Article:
CAIRO — Ethiopia on Saturday denounced "belligerent threats" over the huge hydropower dam it has nearly completed on the Blue Nile river, less than 24 hours after President Donald Trump said Egypt could "blow up" the project.
"They will end up blowing up the dam," Trump said, referring to Egypt. "And I said it and I say it loud and clear, they'll blow up that dam. And they have to do something."
The $4.6 billion Grand Ethiopian Renaissance Dam is a source of national pride in Ethiopia, aimed at pulling millions of people out of poverty, but it has entangled neighboring east African nations Egypt and Sudan, which also rely on the river.
Without naming Trump or the United States, Ethiopian Prime Minister Abiy Ahmed's office issued a blunt statement on Saturday, which said the east African nation would "not cave in to aggressions of any kind."
"These threats and affronts to Ethiopian sovereignty are misguided, unproductive, and clear violations of international law," the statement said.
It added: "As a developing nation, Ethiopia may be confronted with poverty but are rich with history, patriotic citizens whose commitment to defend their country's sovereignty is unparalleled and an ambition and a well-articulated plan for prosperity."
Former Ethiopian Prime Minister Hailemariam Dessalegn tweeted on Saturday: "The man doesn't have a clue on what he is talking about," calling Trump's remarks "reckless" and "irresponsible."
Ethiopian Foreign Affairs Minister Gedu Andargachew later summoned U.S. Ambassador to Addis Ababa Mike Raynor to seek clarifications on the comments.
"The incitement of war between Ethiopia and Egypt from a sitting U.S. president neither reflects the longstanding partnership and strategic alliance between Ethiopia and the United States nor is acceptable in international law governing interstate relations," Gedu's ministry said in a statement.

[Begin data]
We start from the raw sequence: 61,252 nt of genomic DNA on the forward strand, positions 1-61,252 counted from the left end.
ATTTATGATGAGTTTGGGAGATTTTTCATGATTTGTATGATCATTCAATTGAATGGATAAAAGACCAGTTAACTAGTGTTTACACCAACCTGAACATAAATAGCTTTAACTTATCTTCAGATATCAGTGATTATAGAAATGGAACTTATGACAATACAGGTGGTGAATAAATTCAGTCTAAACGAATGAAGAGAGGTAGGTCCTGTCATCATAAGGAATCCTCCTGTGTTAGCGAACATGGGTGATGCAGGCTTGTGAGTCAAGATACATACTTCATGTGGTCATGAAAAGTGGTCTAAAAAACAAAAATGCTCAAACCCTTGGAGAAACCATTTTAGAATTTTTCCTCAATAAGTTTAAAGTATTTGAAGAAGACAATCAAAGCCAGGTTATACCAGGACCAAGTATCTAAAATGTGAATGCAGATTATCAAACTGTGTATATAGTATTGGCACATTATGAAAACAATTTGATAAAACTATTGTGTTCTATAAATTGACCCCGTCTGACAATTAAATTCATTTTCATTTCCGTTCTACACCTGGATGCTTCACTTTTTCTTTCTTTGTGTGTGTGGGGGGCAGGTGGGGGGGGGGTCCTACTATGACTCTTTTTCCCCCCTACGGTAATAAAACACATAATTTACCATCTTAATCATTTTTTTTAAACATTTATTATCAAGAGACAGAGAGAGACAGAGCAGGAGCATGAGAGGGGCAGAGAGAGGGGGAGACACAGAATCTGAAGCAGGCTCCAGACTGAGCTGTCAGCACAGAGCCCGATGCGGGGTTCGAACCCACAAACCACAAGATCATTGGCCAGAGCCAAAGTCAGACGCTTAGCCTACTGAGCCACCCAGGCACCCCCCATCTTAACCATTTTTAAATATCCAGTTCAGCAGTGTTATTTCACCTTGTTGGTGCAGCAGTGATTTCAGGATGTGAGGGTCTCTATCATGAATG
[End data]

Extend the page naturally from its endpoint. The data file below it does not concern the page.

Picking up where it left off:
Earlier this year, Trump told the State Department to suspend millions of dollars in aid to Ethiopia because of the dispute over the dam. A move that angered Ethiopians.
"They will never see that money unless they adhere to that agreement," Trump said Friday.
Ethiopia says the colossal dam project could help it become a major power exporter and develop its economy. Egypt depends on the Nile to supply its farmers and population of 100 million with fresh water while Sudan contends with frequent droughts.
Download the NBC News app for breaking news and politics
The country celebrated the first filling of the dam in August, to the dismay of Egypt.
There was no comment from the Egyptian government on Trump's latest remarks.
Egypt has repeatedly said it wants to settle the dam dispute through diplomatic channels, but has also said it would use "all available means" to defend the interests of its people.
The Blue Nile joins the White Nile in Sudan to become the Nile, and about 85 percent of the river's flow originates from Ethiopia. Officials in Ethiopia hope the dam, now more than three-quarters complete, will reach full power-generating capacity by 2023.
The Associated Press contributed to this report.
Charlene Gubash reported from Cairo and Henry Austin from London.